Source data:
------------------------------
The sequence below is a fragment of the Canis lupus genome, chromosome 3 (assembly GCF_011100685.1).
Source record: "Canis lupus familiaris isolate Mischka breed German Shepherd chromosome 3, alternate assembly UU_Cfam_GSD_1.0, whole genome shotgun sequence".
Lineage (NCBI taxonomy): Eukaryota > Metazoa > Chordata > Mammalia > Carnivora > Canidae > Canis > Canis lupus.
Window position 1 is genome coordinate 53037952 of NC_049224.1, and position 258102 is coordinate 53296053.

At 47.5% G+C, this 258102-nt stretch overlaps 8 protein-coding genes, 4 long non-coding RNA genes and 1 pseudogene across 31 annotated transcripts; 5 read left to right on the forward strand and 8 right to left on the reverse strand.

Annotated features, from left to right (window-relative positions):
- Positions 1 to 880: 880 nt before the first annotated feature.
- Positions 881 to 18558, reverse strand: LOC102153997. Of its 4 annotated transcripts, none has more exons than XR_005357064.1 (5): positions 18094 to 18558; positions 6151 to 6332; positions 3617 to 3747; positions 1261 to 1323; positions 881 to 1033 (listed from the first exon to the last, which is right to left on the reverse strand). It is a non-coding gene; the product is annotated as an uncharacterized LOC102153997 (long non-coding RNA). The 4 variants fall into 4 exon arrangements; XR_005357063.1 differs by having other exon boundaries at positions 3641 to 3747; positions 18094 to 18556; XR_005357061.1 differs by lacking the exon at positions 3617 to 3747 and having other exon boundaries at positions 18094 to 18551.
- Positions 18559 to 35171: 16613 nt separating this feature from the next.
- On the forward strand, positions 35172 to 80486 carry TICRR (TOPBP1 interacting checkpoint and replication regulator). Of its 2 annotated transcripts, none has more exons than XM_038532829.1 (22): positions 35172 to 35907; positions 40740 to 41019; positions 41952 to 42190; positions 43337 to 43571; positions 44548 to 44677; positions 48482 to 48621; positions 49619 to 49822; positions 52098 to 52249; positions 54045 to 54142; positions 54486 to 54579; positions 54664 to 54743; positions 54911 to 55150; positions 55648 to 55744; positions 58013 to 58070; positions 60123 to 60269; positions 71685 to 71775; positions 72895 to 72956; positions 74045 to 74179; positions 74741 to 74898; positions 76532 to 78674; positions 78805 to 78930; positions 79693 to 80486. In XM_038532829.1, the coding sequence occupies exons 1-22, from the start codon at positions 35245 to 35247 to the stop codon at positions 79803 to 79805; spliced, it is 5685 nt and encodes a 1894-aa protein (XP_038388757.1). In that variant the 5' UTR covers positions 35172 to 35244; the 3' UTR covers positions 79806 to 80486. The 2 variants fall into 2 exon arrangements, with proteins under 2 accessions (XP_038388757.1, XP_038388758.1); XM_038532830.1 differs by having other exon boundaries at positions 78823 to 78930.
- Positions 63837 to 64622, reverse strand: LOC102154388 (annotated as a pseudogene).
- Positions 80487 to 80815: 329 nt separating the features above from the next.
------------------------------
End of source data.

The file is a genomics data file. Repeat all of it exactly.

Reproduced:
The sequence below is a fragment of the Canis lupus genome, chromosome 3 (assembly GCF_011100685.1).
Source record: "Canis lupus familiaris isolate Mischka breed German Shepherd chromosome 3, alternate assembly UU_Cfam_GSD_1.0, whole genome shotgun sequence".
Lineage (NCBI taxonomy): Eukaryota > Metazoa > Chordata > Mammalia > Carnivora > Canidae > Canis > Canis lupus.
Window position 1 is genome coordinate 53037952 of NC_049224.1, and position 258102 is coordinate 53296053.

At 47.5% G+C, this 258102-nt stretch overlaps 8 protein-coding genes, 4 long non-coding RNA genes and 1 pseudogene across 31 annotated transcripts; 5 read left to right on the forward strand and 8 right to left on the reverse strand.

Annotated features, from left to right (window-relative positions):
- Positions 1 to 880: 880 nt before the first annotated feature.
- Positions 881 to 18558, reverse strand: LOC102153997. Of its 4 annotated transcripts, none has more exons than XR_005357064.1 (5): positions 18094 to 18558; positions 6151 to 6332; positions 3617 to 3747; positions 1261 to 1323; positions 881 to 1033 (listed from the first exon to the last, which is right to left on the reverse strand). It is a non-coding gene; the product is annotated as an uncharacterized LOC102153997 (long non-coding RNA). The 4 variants fall into 4 exon arrangements; XR_005357063.1 differs by having other exon boundaries at positions 3641 to 3747; positions 18094 to 18556; XR_005357061.1 differs by lacking the exon at positions 3617 to 3747 and having other exon boundaries at positions 18094 to 18551.
- Positions 18559 to 35171: 16613 nt separating this feature from the next.
- On the forward strand, positions 35172 to 80486 carry TICRR (TOPBP1 interacting checkpoint and replication regulator). Of its 2 annotated transcripts, none has more exons than XM_038532829.1 (22): positions 35172 to 35907; positions 40740 to 41019; positions 41952 to 42190; positions 43337 to 43571; positions 44548 to 44677; positions 48482 to 48621; positions 49619 to 49822; positions 52098 to 52249; positions 54045 to 54142; positions 54486 to 54579; positions 54664 to 54743; positions 54911 to 55150; positions 55648 to 55744; positions 58013 to 58070; positions 60123 to 60269; positions 71685 to 71775; positions 72895 to 72956; positions 74045 to 74179; positions 74741 to 74898; positions 76532 to 78674; positions 78805 to 78930; positions 79693 to 80486. In XM_038532829.1, the coding sequence occupies exons 1-22, from the start codon at positions 35245 to 35247 to the stop codon at positions 79803 to 79805; spliced, it is 5685 nt and encodes a 1894-aa protein (XP_038388757.1). In that variant the 5' UTR covers positions 35172 to 35244; the 3' UTR covers positions 79806 to 80486. The 2 variants fall into 2 exon arrangements, with proteins under 2 accessions (XP_038388757.1, XP_038388758.1); XM_038532830.1 differs by having other exon boundaries at positions 78823 to 78930.
- Positions 63837 to 64622, reverse strand: LOC102154388 (annotated as a pseudogene).
- Positions 80487 to 80815: 329 nt separating the features above from the next.